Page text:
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José P. Laurel
Laurel was not recognized as a Philippine president formally until the administration of Diosdado Macapagal.
Jose P. Laurel was born on March 9, 1891 in the town of Tanauan , Batangas. His parents were Sotero Laurel and Jacoba Garcia.
As a teen, Laurel was indicted for killing a rival suitor of his girlfriend. After studying and finishing law school, he asked for an acquittal and won.
Laurel received law degrees from the University of the Philippines in 1915, from Escuela de Derecho in 1919, and from Yale University in 1920. He became a member of the Cabinet in 1922 but resigned along with others in 1923 in protest of American Governor-General Leonard Wood. In 1925 he was elected to the Philippine senate. When the Commonwealth of the Philippines was established, he was appointed associate justice of the Supreme Court.
Following the attack on Pearl Harbor in World War II, Laurel was instructed to remain in Manila by President Manuel Quezon, who fled to Corregidor and then to the United States to establish a government-in-exile. His prewar, close relationship with Japanese officials (a son had been sent to study at the Imperial Military Academy in Tokyo, and Laurel had received an honorary doctorate from Tokyo University), placed him in a good position to interact with the Japanese occupation forces.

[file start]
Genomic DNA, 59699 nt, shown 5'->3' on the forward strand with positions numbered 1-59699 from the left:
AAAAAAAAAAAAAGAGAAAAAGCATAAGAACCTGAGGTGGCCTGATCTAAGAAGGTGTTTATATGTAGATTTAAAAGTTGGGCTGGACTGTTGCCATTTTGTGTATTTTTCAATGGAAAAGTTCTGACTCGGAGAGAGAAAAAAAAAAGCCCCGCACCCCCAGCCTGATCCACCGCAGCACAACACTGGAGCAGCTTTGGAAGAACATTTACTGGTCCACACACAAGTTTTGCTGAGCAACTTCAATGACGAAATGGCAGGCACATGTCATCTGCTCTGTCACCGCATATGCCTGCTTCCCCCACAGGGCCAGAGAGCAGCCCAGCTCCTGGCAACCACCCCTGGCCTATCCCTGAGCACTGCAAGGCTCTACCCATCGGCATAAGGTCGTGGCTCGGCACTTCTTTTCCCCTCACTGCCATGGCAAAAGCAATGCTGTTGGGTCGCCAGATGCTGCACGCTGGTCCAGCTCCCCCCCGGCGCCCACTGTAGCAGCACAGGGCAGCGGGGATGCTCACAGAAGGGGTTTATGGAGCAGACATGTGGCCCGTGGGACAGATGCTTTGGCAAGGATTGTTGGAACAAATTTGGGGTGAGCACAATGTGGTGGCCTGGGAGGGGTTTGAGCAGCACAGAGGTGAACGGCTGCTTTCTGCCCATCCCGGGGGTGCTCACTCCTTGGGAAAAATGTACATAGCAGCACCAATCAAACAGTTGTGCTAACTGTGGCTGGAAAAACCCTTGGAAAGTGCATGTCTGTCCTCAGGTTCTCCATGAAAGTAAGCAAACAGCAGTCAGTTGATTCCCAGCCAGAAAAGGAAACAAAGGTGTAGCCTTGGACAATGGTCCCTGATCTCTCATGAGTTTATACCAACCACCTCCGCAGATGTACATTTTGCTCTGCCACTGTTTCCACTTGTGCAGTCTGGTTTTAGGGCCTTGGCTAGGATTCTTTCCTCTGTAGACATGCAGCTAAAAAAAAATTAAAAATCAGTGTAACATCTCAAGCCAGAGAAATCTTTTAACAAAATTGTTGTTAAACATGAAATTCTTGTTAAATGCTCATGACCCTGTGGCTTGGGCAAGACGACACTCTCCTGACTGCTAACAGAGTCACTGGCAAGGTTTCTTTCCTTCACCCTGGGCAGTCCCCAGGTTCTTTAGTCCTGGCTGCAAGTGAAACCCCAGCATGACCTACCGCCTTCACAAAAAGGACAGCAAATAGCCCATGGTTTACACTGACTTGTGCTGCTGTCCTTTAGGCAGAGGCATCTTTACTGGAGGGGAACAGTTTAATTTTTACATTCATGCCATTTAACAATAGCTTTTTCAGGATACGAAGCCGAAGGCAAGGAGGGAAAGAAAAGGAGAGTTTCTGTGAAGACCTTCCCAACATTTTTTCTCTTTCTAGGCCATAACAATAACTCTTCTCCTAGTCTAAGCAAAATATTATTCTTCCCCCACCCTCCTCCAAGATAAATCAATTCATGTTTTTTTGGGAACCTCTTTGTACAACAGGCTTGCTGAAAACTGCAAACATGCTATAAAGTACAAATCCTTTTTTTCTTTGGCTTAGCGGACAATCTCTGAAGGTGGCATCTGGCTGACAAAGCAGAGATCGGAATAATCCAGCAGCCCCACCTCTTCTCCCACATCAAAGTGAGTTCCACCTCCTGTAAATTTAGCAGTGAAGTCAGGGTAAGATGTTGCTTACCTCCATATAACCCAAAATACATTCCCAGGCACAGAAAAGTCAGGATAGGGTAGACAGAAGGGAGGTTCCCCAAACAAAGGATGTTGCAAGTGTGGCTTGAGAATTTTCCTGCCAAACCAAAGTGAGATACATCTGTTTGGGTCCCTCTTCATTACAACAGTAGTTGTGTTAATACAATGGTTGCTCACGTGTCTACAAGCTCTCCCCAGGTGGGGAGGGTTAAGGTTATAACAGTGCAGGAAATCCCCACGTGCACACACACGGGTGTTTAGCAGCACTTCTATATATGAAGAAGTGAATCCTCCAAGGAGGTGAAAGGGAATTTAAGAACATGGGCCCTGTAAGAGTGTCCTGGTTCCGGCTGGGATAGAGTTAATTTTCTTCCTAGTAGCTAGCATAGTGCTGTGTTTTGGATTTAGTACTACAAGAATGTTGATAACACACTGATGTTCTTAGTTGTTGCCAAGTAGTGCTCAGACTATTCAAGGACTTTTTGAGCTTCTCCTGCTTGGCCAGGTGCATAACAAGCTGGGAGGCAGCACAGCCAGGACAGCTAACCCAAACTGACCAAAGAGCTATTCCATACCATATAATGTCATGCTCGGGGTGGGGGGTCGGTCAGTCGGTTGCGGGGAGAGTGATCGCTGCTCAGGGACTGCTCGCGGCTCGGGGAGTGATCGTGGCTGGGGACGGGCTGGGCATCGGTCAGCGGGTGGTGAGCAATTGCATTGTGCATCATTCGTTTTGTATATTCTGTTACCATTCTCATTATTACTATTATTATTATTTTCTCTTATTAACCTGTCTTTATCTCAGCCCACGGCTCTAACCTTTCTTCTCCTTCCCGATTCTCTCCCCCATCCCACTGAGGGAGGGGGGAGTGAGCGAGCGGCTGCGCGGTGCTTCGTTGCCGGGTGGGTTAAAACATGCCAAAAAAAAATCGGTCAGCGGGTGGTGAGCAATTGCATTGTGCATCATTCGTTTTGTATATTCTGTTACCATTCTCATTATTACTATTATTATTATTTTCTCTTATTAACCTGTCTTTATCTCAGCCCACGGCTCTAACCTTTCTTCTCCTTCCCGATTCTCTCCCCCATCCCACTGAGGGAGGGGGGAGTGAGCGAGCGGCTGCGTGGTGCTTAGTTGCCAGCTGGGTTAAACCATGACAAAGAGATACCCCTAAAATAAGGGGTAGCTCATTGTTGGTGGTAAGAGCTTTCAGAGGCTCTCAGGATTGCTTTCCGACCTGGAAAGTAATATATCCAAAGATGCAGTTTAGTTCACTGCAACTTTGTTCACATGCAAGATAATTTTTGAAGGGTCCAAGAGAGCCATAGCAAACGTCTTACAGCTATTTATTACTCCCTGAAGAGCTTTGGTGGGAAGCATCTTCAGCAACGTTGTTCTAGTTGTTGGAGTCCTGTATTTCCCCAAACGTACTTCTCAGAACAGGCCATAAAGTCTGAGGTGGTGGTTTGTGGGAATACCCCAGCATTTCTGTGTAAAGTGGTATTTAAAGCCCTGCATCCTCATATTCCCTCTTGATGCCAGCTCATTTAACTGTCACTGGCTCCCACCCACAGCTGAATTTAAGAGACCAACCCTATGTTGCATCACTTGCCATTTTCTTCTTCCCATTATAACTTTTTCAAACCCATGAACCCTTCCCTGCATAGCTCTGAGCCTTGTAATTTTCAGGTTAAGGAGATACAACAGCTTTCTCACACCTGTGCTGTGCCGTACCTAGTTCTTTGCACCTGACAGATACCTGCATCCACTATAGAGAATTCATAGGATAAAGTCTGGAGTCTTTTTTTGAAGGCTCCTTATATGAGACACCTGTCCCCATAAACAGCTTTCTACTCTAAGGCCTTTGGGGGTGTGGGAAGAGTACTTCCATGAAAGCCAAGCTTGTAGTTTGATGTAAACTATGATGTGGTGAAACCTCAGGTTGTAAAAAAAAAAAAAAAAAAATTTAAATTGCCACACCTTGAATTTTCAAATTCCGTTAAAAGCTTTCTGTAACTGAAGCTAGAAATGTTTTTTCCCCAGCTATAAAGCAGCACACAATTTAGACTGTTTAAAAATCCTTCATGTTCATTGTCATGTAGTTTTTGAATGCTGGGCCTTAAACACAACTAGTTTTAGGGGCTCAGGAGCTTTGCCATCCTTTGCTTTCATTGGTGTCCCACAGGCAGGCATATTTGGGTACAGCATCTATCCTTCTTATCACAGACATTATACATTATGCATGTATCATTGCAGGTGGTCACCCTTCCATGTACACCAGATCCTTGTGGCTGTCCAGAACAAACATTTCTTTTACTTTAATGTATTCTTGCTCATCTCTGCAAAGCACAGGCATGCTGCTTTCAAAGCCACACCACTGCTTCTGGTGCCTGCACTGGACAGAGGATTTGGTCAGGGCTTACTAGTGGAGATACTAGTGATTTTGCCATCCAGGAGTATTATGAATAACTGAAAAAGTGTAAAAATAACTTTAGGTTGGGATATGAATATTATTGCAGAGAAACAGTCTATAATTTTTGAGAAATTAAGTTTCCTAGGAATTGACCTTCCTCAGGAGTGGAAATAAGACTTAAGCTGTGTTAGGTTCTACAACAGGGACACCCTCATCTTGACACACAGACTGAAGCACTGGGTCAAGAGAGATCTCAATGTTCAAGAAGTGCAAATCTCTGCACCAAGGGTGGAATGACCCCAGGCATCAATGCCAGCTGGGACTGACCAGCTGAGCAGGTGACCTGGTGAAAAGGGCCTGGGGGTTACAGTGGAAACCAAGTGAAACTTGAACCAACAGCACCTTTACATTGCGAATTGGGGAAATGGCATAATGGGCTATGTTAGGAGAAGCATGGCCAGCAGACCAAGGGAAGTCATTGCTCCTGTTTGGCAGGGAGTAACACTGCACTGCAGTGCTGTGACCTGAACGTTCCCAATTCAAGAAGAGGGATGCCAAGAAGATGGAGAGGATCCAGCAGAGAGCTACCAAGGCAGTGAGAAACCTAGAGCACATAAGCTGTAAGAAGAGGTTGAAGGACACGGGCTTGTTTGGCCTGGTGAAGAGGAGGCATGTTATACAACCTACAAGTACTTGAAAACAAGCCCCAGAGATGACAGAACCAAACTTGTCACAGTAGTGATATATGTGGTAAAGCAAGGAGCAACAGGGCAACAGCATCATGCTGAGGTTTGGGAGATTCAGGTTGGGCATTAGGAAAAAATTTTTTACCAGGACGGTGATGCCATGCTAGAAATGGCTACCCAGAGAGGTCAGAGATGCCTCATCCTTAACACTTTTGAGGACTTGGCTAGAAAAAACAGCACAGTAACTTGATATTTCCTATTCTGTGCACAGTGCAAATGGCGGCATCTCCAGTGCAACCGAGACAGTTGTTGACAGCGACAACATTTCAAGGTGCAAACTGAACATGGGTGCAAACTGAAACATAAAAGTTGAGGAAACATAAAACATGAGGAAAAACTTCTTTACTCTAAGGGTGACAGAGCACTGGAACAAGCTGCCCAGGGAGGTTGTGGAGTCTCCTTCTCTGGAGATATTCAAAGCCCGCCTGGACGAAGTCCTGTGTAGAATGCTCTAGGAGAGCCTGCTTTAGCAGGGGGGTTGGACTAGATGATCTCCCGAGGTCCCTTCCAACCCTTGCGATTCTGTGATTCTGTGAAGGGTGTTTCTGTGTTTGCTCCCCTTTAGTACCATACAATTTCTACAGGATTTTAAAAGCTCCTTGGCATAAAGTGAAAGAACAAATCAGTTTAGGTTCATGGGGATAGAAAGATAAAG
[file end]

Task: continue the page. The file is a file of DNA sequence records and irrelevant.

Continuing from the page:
Laurel was among the Commonwealth officials instructed by the Japanese Imperial Army to form a provisional government when they invaded and occupied the country. It was because of his being well known to the Japanese as well as his willingness to serve under the Japanese Military Administration in the Philippines that he held a series of high posts in 1942-1943. In 1943 he was selected by the Japanese as President. Twice that year he was shot by Philippine guerillas, but recovered.
On August 15, 1945, the Japanese forces surrendered to the United States. General MacArthur ordered Laurel arrested for collaborating with the Japanese. In 1946 he was charged with 132 counts of treason, but was never brought to trial due to the general amnesty granted by President Manuel Roxas in 1948. Laurel ran for president against Elpidio Quirino in 1949 but lost. In the subsequent presidential election, Laurel, then serving as a senator, declined to be nominated, working instead for the succesful election of Ramon Magsaysay. Magsaysay appointed Laurel head of a mission tasked with negotiating trade and other issues with United States officials, the result being known as the Laurel-Langley Agreement.
Laurel considered his election to the senate as a vindication of his reputation, and had no difficulty being reelected. He retired from public life in 1957, concentrating on the development of the Lyceum University established by his family. On November 5, 1959, he died of a heart attack in his hometown of Tanauan .
Laurel was married to Pacencia Hidalgo, and had nine children. Many of them grew to be active in politics, such as former speaker Jose B. Laurel, Jr., vice-president Salvador P. Laurel , and former senator Sotero H. Laurel.
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